The Works of Edgar Allan Poe — Volume 2

By Edgar Allan Poe

Page 201

officers were satisfied. My manner had convinced them. I was
singularly at ease. They sat, and while I answered cheerily, they
chatted of familiar things. But, ere long, I felt myself getting pale
and wished them gone. My head ached, and I fancied a ringing in my
ears: but still they sat and still chatted. The ringing became more
distinct:--It continued and became more distinct: I talked more
freely to get rid of the feeling: but it continued and gained
definiteness--until, at length, I found that the noise was not within my
ears.

No doubt I now grew _very_ pale;--but I talked more fluently, and with a
heightened voice. Yet the sound increased--and what could I do? It was
a low, dull, quick sound--much such a sound as a watch makes when
enveloped in cotton. I gasped for breath--and yet the officers heard
it not. I talked more quickly--more vehemently; but the noise steadily
increased. I arose and argued about trifles, in a high key and with
violent gesticulations; but the noise steadily increased. Why would
they not be gone? I paced the floor to and fro with heavy strides, as if
excited to fury by the observations of the men--but the noise steadily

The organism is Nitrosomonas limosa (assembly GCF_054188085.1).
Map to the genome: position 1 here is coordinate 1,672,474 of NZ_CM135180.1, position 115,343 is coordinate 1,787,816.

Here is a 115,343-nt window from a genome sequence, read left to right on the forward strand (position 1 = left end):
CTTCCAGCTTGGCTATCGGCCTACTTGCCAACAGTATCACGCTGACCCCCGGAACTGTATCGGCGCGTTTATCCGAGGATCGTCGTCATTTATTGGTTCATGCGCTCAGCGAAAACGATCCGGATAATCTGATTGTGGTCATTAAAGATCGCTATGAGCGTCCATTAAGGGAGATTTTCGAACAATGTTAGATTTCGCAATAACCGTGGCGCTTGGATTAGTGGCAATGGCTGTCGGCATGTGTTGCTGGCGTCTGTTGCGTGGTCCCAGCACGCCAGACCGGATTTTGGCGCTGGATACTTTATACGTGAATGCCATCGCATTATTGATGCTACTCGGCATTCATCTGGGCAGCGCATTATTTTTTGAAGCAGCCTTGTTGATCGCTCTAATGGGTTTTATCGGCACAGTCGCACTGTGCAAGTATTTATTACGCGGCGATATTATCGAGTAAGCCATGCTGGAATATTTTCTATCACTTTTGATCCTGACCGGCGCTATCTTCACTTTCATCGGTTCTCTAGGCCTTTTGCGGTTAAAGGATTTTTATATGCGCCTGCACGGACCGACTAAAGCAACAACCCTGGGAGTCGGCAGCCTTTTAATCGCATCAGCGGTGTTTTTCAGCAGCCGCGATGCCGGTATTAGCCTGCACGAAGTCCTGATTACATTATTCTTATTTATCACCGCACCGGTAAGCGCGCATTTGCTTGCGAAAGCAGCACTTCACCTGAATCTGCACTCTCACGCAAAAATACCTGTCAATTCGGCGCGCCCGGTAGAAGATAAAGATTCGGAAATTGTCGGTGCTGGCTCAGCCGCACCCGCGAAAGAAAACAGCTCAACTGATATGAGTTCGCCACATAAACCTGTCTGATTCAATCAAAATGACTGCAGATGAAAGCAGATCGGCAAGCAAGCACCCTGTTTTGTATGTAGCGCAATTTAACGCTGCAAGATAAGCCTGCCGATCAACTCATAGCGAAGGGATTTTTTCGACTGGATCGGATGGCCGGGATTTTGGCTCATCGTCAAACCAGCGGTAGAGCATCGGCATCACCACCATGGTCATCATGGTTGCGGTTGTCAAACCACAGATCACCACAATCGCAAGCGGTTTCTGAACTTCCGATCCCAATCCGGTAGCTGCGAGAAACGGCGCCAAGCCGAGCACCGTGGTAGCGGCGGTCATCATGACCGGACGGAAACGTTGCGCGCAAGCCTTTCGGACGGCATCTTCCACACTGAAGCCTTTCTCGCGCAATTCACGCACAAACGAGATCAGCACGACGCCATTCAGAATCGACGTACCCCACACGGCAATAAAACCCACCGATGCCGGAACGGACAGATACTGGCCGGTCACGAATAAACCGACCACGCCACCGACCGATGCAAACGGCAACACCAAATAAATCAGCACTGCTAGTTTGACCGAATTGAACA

increased. Oh God! what could I do? I foamed--I raved--I swore! I swung
the chair upon which I had been sitting, and grated it upon the
boards, but the noise arose over all and continually increased. It
grew louder--louder--louder! And still the men chatted pleasantly, and
smiled. Was it possible they heard not? Almighty God!--no, no! They
heard!--they suspected!--they knew!--they were making a mockery of my
horror!-this I thought, and this I think. But anything was better than
this agony! Anything was more tolerable than this derision! I could bear
those hypocritical smiles no longer! I felt that I must scream or die!
and now--again!--hark! louder! louder! louder! louder!

"Villains!" I shrieked, "dissemble no more! I admit the deed!--tear up
the planks! here, here!--It is the beating of his hideous heart!"




BERENICE

Dicebant mihi sodales, si sepulchrum amicae visitarem, curas
meas aliquantulum forelevatas.

--_Ebn Zaiat_.

MISERY is manifold. The wretchedness of earth is multiform. Overreaching
the wide horizon as the rainbow, its hues are as various as the hues of
that arch--as distinct too, yet as intimately blended. Overreaching the
wide horizon as the rainbow! How is it that from

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